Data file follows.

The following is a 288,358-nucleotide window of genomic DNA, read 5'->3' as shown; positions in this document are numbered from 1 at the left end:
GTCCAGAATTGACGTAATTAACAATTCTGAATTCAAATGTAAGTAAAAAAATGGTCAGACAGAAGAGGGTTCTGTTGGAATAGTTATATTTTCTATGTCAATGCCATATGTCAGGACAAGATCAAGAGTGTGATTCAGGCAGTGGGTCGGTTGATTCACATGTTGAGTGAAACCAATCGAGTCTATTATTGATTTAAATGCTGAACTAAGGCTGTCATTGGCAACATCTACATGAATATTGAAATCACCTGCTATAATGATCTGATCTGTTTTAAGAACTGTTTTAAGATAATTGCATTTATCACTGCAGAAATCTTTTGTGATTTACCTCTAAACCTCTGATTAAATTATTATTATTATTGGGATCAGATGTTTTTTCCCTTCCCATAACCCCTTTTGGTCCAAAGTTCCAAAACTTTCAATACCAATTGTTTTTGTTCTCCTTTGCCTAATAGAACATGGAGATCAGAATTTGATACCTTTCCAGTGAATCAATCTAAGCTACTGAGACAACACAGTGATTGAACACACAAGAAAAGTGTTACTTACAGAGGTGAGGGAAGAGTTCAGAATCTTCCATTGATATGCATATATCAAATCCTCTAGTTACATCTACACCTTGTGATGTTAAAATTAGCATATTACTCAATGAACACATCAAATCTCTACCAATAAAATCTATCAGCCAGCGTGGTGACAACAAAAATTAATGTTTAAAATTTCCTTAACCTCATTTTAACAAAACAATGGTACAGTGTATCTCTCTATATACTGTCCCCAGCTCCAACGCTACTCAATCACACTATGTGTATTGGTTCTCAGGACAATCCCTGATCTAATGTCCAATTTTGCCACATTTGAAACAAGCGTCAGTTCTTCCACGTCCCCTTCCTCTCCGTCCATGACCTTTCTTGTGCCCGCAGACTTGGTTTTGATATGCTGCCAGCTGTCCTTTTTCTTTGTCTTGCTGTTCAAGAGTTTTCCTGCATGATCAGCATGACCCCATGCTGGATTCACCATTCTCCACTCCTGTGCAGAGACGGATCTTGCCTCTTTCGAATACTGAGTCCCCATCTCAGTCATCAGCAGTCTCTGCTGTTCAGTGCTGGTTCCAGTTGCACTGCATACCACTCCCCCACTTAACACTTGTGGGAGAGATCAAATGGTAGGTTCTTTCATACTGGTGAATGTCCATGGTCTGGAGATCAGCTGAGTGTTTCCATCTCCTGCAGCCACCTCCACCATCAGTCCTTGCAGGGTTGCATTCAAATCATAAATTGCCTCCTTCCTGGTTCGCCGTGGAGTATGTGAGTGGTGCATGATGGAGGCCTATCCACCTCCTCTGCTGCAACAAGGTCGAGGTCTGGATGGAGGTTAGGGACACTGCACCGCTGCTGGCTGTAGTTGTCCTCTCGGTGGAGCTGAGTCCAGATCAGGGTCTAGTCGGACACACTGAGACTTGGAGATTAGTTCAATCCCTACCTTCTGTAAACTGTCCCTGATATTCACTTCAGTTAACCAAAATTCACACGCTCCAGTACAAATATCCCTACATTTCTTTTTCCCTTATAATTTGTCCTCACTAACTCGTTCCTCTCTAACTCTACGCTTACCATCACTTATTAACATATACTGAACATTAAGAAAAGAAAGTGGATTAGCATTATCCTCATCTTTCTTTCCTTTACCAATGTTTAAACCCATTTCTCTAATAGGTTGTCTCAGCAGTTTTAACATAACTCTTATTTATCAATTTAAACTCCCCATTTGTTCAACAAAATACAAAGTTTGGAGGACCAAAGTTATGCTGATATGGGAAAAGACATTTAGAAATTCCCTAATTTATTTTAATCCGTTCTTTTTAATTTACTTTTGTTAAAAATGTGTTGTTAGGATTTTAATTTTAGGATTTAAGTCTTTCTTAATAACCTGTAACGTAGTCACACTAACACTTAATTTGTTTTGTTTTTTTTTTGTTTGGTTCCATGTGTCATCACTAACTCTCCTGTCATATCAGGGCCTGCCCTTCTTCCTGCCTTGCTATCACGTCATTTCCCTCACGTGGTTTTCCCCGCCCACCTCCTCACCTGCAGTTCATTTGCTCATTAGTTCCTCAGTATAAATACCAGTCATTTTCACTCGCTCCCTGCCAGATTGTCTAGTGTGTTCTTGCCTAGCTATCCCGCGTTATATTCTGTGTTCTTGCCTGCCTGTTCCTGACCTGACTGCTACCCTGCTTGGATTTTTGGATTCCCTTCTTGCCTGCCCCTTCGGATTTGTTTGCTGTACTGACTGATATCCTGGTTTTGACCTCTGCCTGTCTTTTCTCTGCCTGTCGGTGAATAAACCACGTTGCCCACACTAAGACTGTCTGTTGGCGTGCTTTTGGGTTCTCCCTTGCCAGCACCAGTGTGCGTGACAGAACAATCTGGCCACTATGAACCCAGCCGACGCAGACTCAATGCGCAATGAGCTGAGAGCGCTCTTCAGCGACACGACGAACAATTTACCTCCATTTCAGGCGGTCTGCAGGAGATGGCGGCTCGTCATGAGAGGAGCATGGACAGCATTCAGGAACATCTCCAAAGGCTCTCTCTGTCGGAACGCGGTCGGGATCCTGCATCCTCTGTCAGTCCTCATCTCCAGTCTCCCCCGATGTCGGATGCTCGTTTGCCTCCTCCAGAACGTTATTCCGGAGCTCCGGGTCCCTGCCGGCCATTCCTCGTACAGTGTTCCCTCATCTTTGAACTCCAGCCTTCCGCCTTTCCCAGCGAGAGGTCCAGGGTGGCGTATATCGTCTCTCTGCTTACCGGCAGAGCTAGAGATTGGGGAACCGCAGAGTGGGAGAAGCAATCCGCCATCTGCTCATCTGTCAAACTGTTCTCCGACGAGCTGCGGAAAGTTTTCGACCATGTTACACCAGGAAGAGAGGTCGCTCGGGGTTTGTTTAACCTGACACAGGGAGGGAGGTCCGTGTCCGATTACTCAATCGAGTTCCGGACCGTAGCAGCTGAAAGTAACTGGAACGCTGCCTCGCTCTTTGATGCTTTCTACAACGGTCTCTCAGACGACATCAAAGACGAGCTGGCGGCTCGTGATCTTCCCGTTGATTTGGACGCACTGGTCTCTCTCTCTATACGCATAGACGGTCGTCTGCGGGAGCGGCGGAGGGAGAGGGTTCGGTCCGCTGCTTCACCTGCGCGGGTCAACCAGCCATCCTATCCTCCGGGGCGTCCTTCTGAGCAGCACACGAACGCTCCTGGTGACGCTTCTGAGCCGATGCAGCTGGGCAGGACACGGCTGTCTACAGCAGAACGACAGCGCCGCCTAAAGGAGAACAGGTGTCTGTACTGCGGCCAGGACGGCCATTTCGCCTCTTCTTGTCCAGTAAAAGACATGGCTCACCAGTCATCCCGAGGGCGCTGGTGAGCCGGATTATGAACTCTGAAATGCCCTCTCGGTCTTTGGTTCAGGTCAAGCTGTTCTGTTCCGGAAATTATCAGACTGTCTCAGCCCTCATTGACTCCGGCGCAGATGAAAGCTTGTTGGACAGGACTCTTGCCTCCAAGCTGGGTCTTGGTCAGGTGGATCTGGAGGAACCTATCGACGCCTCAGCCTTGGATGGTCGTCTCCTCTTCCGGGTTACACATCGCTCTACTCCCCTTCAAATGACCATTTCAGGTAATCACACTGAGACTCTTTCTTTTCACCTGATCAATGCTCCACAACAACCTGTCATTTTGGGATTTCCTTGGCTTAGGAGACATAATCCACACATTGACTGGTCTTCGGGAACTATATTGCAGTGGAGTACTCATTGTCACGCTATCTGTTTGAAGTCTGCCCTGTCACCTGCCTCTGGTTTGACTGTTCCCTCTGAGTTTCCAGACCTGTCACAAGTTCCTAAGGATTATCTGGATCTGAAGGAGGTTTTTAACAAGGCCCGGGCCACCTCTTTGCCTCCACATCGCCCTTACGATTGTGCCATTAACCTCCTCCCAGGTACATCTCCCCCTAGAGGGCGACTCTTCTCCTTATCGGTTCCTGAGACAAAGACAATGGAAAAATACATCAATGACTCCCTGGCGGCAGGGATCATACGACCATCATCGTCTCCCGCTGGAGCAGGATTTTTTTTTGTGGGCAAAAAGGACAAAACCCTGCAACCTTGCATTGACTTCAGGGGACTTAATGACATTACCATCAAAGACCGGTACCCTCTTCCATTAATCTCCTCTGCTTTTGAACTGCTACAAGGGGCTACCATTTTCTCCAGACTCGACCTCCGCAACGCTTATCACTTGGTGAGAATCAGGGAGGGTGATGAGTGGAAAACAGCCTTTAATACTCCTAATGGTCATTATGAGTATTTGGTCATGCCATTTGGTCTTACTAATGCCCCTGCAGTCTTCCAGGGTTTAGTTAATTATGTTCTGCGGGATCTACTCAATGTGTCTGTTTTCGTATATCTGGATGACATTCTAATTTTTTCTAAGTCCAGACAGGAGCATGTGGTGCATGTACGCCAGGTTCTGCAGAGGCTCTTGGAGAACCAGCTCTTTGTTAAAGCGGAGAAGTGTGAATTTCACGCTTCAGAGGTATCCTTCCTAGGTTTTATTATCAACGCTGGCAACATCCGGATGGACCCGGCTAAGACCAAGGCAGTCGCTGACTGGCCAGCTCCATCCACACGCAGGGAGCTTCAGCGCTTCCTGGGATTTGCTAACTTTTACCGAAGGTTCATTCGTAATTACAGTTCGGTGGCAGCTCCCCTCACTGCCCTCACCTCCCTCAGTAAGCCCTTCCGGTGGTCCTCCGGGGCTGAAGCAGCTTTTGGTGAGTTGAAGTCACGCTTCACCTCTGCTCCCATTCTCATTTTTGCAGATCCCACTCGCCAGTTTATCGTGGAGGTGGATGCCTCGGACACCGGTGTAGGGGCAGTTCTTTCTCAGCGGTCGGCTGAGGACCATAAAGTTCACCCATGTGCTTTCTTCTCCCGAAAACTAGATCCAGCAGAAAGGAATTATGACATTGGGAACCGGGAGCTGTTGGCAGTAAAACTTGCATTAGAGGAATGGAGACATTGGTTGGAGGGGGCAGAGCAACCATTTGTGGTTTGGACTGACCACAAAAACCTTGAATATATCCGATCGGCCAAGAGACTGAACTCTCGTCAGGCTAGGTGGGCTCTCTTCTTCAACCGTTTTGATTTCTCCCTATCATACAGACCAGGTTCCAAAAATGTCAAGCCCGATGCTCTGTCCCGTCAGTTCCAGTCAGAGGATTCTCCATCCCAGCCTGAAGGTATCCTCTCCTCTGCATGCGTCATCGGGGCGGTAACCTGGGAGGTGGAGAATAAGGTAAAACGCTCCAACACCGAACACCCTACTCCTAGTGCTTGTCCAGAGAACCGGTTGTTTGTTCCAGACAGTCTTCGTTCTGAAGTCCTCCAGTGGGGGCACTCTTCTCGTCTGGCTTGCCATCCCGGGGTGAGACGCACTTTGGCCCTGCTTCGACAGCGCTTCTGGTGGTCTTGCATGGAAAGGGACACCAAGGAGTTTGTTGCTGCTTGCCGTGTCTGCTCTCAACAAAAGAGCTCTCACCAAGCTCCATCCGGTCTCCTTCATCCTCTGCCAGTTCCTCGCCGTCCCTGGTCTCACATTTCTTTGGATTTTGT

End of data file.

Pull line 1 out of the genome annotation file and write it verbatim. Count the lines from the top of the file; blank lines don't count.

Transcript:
The following is a 288,358-nucleotide window of genomic DNA, read 5'->3' as shown; positions in this document are numbered from 1 at the left end: